Why special education in India needs ‘top-to-bottom’ reform

Special education: Unclear policies, poor-quality teacher training, lack of funds and monitoring continue to fail disabled children

Special education needs funding and planning. (Representational Image: Wikimedia Commons)Special education needs funding and planning. (Representational Image: Wikimedia Commons)

Sheena Sachdeva | February 23, 2024 | 07:36 PM IST

NEW DELHI: In July 2023, Anita Sharma admitted her three-year-old son with autism spectrum disorder to a private school in Ghaziabad, believing its claims of being an inclusive institution for children with special needs.

Within three months, the parents were asked to withdraw the boy from school due to its inability to cater to his needs. “Time and again, Amit was excluded from different activities. At lunchtime, he was taken to a different room where he was supposed to eat alone. He was not treated well by the special educator in the school who constantly pointed out his behaviour. She could not understand children with autism behave differently,” said Sharma. Names of both the mother and the son have been changed on request.

In September 2022, the Right to Education Act, 2009, was amended to prescribe maximum pupil-teacher ratios for children with special needs. The law now mandates one special educator for every 10 children with special needs for Classes 1 to 5 and for every 15 children in Classes 6-8.

The amendment followed a 2021 Supreme Court judgement ordering the union government “to notify the norms and standards of pupil teacher ratio for special schools and also separate norms for special teachers who alone can impart education and training to Children with Special Needs (CwSN) in general schools”.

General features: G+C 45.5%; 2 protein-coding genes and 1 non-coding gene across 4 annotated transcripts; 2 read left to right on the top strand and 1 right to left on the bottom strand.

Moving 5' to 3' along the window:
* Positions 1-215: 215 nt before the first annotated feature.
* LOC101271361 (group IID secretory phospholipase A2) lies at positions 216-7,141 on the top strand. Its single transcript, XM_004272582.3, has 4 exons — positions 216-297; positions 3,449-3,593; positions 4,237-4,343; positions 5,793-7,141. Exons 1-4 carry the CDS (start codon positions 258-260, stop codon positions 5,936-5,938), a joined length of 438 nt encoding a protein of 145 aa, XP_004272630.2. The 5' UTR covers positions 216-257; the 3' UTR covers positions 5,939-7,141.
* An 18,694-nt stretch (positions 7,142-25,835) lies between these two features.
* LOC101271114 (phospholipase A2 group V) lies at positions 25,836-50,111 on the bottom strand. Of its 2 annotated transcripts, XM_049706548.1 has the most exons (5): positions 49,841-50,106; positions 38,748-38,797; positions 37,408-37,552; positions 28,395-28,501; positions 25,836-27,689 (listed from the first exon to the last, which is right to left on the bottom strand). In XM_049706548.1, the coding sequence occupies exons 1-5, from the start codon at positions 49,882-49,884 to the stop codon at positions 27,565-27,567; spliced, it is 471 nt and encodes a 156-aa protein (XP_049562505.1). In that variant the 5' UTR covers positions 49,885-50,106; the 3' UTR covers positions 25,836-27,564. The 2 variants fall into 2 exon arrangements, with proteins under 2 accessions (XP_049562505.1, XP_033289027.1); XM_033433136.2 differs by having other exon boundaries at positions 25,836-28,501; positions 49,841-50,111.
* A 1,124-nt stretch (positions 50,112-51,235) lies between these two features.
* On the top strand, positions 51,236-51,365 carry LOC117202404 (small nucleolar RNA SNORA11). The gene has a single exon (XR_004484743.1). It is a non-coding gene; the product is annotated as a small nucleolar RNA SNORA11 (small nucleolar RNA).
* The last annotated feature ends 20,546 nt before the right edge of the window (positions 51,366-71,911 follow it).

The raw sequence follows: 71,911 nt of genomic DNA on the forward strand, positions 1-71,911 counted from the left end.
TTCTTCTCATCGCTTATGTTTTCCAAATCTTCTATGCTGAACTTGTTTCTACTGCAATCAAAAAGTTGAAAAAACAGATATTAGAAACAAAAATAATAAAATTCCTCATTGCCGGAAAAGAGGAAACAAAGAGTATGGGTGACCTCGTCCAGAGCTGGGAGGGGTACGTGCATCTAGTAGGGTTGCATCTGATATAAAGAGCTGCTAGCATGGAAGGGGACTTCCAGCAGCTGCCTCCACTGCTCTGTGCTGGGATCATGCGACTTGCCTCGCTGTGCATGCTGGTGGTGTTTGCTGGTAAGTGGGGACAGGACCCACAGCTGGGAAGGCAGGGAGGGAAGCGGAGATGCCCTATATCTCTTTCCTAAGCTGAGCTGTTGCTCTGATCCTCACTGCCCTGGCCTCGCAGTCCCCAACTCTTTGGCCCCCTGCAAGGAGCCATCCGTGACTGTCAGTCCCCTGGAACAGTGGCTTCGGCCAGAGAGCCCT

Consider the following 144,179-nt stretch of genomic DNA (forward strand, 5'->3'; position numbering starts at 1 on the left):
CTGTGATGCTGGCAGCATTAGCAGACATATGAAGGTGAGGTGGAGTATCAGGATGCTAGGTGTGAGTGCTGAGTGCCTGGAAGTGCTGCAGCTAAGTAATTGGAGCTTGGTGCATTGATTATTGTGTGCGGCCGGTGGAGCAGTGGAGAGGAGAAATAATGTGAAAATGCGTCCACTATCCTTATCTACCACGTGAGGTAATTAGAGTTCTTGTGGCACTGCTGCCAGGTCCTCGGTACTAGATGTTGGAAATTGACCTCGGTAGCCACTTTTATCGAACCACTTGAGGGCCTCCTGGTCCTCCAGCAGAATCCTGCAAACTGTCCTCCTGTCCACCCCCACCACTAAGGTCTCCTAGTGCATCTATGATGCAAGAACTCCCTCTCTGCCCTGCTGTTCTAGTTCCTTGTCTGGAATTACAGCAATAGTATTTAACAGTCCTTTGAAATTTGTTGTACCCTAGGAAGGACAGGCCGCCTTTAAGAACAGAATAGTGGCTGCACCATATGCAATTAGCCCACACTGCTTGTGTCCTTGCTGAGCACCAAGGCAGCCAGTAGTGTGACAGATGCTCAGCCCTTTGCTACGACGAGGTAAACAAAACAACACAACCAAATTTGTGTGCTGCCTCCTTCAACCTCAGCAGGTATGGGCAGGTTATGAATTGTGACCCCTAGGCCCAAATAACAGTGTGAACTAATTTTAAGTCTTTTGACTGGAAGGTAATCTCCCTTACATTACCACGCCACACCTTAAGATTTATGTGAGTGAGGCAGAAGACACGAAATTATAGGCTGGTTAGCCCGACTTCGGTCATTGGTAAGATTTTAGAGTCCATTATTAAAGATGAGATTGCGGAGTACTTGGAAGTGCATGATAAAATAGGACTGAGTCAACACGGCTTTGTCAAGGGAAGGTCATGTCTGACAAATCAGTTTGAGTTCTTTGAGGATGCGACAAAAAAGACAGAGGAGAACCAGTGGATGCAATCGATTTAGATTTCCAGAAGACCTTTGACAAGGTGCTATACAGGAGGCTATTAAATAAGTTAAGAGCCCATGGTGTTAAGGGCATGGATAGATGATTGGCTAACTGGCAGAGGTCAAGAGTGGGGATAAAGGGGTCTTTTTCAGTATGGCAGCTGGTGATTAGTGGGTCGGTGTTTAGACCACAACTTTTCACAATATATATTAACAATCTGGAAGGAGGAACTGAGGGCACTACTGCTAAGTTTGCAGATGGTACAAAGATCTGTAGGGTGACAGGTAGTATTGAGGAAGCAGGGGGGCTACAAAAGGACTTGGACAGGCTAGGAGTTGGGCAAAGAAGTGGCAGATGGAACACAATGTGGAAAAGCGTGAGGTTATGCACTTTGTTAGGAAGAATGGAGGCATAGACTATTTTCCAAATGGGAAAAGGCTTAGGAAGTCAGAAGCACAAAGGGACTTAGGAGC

Despite these, change on the ground has been slow and piecemeal due to the lack of clarity on policy and implementation, poor-quality teachers and training institutes, and slow recruitment processes across states.

According to the Office of Chief of Commissioner for Persons with Disabilities, as per the 2011 Census, 54% of disabled children with multiple disabilities and 50% of children with mental illness never attended educational institutions.

Around 1,500 municipal schools in Delhi have hired around 1,900 special educators but proper implementation will take time, said a special educator trainer working with the Directorate of Education, Delhi, asking not to be named. In private schools, even in those claiming to be equipped and inclusive, the situation may actually be worse.

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Special education: Policy confusion

Somya Bathla, a former special educator with the Directorate of Education, Delhi, pointed out that the RTE amendment was not followed by detailed instructions. “There has been no detailed regulation or comprehensive guideline on how to operate based on the revised pupil-teacher ratio,” she said.

The department allocated two special educators as per the strength of children with special needs in a school, but children have varying disabilities. The Department of Persons with Disabilities lists 21 types of disability and finding special educators for all but two of them is a challenge.